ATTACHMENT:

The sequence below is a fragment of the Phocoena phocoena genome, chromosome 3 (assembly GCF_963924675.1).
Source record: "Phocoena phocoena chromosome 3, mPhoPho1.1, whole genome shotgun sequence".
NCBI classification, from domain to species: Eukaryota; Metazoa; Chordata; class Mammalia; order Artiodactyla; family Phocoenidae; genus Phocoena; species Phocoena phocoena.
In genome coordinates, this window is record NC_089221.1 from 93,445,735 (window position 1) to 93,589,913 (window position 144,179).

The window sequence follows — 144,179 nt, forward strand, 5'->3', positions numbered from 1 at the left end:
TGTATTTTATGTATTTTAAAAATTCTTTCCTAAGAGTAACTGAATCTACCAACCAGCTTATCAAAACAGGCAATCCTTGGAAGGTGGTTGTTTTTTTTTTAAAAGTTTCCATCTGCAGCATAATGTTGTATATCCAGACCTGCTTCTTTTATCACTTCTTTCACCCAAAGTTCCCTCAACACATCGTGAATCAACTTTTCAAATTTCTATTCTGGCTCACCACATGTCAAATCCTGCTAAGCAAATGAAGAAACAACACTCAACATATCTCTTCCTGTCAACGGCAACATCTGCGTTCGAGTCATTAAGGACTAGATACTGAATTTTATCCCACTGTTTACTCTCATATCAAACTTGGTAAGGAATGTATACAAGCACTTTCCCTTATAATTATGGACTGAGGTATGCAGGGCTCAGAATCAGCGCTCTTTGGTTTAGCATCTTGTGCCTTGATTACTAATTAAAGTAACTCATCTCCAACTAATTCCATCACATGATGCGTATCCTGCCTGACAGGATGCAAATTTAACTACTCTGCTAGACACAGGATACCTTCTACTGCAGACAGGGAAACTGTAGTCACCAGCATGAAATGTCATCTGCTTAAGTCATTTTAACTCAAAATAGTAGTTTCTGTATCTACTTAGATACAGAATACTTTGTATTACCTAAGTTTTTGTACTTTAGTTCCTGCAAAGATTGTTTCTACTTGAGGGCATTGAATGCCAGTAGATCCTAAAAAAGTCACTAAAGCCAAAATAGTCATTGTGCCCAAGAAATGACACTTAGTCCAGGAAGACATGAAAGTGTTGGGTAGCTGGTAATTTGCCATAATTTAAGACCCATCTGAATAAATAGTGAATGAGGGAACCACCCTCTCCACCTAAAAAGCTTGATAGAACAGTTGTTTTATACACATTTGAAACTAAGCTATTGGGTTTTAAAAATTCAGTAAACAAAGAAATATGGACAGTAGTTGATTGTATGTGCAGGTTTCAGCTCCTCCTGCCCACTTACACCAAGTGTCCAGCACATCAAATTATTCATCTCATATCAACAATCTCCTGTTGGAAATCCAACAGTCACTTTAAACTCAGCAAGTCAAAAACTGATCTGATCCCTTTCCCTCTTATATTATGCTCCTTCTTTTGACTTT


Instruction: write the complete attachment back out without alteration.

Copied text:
The sequence below is a fragment of the Phocoena phocoena genome, chromosome 3 (assembly GCF_963924675.1).
Source record: "Phocoena phocoena chromosome 3, mPhoPho1.1, whole genome shotgun sequence".
NCBI classification, from domain to species: Eukaryota; Metazoa; Chordata; class Mammalia; order Artiodactyla; family Phocoenidae; genus Phocoena; species Phocoena phocoena.
In genome coordinates, this window is record NC_089221.1 from 93,445,735 (window position 1) to 93,589,913 (window position 144,179).

The window sequence follows — 144,179 nt, forward strand, 5'->3', positions numbered from 1 at the left end:
TGTATTTTATGTATTTTAAAAATTCTTTCCTAAGAGTAACTGAATCTACCAACCAGCTTATCAAAACAGGCAATCCTTGGAAGGTGGTTGTTTTTTTTTTAAAAGTTTCCATCTGCAGCATAATGTTGTATATCCAGACCTGCTTCTTTTATCACTTCTTTCACCCAAAGTTCCCTCAACACATCGTGAATCAACTTTTCAAATTTCTATTCTGGCTCACCACATGTCAAATCCTGCTAAGCAAATGAAGAAACAACACTCAACATATCTCTTCCTGTCAACGGCAACATCTGCGTTCGAGTCATTAAGGACTAGATACTGAATTTTATCCCACTGTTTACTCTCATATCAAACTTGGTAAGGAATGTATACAAGCACTTTCCCTTATAATTATGGACTGAGGTATGCAGGGCTCAGAATCAGCGCTCTTTGGTTTAGCATCTTGTGCCTTGATTACTAATTAAAGTAACTCATCTCCAACTAATTCCATCACATGATGCGTATCCTGCCTGACAGGATGCAAATTTAACTACTCTGCTAGACACAGGATACCTTCTACTGCAGACAGGGAAACTGTAGTCACCAGCATGAAATGTCATCTGCTTAAGTCATTTTAACTCAAAATAGTAGTTTCTGTATCTACTTAGATACAGAATACTTTGTATTACCTAAGTTTTTGTACTTTAGTTCCTGCAAAGATTGTTTCTACTTGAGGGCATTGAATGCCAGTAGATCCTAAAAAAGTCACTAAAGCCAAAATAGTCATTGTGCCCAAGAAATGACACTTAGTCCAGGAAGACATGAAAGTGTTGGGTAGCTGGTAATTTGCCATAATTTAAGACCCATCTGAATAAATAGTGAATGAGGGAACCACCCTCTCCACCTAAAAAGCTTGATAGAACAGTTGTTTTATACACATTTGAAACTAAGCTATTGGGTTTTAAAAATTCAGTAAACAAAGAAATATGGACAGTAGTTGATTGTATGTGCAGGTTTCAGCTCCTCCTGCCCACTTACACCAAGTGTCCAGCACATCAAATTATTCATCTCATATCAACAATCTCCTGTTGGAAATCCAACAGTCACTTTAAACTCAGCAAGTCAAAAACTGATCTGATCCCTTTCCCTCTTATATTATGCTCCTTCTTTTGACTTT